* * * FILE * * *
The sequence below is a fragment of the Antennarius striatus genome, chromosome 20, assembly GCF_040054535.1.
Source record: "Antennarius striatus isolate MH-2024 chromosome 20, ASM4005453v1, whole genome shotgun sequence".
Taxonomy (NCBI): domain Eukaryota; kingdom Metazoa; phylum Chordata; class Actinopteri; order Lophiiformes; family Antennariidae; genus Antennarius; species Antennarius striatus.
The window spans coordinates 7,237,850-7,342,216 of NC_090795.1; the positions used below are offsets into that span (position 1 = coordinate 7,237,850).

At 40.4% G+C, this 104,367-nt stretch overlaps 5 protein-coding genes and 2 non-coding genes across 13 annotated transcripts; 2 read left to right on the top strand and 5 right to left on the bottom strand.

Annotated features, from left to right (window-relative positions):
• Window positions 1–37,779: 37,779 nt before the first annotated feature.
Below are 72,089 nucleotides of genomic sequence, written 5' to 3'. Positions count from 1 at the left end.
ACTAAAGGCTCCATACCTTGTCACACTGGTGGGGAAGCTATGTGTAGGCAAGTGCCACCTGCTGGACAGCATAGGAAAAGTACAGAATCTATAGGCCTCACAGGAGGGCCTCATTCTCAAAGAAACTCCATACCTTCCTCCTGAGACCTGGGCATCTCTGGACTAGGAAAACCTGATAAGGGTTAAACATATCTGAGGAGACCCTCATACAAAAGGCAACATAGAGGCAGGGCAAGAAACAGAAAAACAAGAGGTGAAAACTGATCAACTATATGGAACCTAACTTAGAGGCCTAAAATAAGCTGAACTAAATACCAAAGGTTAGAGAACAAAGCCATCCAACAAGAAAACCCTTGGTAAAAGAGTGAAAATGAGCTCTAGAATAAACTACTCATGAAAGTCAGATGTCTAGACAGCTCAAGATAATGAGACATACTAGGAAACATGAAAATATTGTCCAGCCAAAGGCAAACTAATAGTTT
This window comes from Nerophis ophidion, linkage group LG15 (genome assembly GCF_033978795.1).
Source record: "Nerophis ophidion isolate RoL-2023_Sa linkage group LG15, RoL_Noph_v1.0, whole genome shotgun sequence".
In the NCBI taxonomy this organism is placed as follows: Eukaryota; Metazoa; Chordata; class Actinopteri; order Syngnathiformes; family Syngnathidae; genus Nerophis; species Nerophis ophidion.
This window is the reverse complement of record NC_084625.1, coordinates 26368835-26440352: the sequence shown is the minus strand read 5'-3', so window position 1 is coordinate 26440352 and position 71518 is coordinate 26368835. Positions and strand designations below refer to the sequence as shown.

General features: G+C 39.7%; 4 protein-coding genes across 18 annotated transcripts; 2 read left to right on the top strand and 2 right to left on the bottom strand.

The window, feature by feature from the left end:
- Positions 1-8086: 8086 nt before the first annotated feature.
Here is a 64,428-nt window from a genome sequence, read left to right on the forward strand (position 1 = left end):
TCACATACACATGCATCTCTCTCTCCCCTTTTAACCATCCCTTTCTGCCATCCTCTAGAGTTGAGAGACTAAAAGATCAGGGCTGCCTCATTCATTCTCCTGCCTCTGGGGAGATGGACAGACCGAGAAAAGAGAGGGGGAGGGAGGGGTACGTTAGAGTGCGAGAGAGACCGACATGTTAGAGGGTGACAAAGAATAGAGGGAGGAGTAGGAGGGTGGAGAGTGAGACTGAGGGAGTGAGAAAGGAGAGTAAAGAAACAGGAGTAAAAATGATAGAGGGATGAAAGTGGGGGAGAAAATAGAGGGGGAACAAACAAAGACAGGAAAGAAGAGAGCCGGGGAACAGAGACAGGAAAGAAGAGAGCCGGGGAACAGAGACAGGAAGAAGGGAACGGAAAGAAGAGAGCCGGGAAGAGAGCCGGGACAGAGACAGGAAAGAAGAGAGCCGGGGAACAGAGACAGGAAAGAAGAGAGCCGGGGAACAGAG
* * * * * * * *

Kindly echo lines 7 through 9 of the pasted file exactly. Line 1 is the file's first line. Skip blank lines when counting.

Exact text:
• Window positions 1–37,779: 37,779 nt before the first annotated feature.
Below are 72,089 nucleotides of genomic sequence, written 5' to 3'. Positions count from 1 at the left end.
ACTAAAGGCTCCATACCTTGTCACACTGGTGGGGAAGCTATGTGTAGGCAAGTGCCACCTGCTGGACAGCATAGGAAAAGTACAGAATCTATAGGCCTCACAGGAGGGCCTCATTCTCAAAGAAACTCCATACCTTCCTCCTGAGACCTGGGCATCTCTGGACTAGGAAAACCTGATAAGGGTTAAACATATCTGAGGAGACCCTCATACAAAAGGCAACATAGAGGCAGGGCAAGAAACAGAAAAACAAGAGGTGAAAACTGATCAACTATATGGAACCTAACTTAGAGGCCTAAAATAAGCTGAACTAAATACCAAAGGTTAGAGAACAAAGCCATCCAACAAGAAAACCCTTGGTAAAAGAGTGAAAATGAGCTCTAGAATAAACTACTCATGAAAGTCAGATGTCTAGACAGCTCAAGATAATGAGACATACTAGGAAACATGAAAATATTGTCCAGCCAAAGGCAAACTAATAGTTT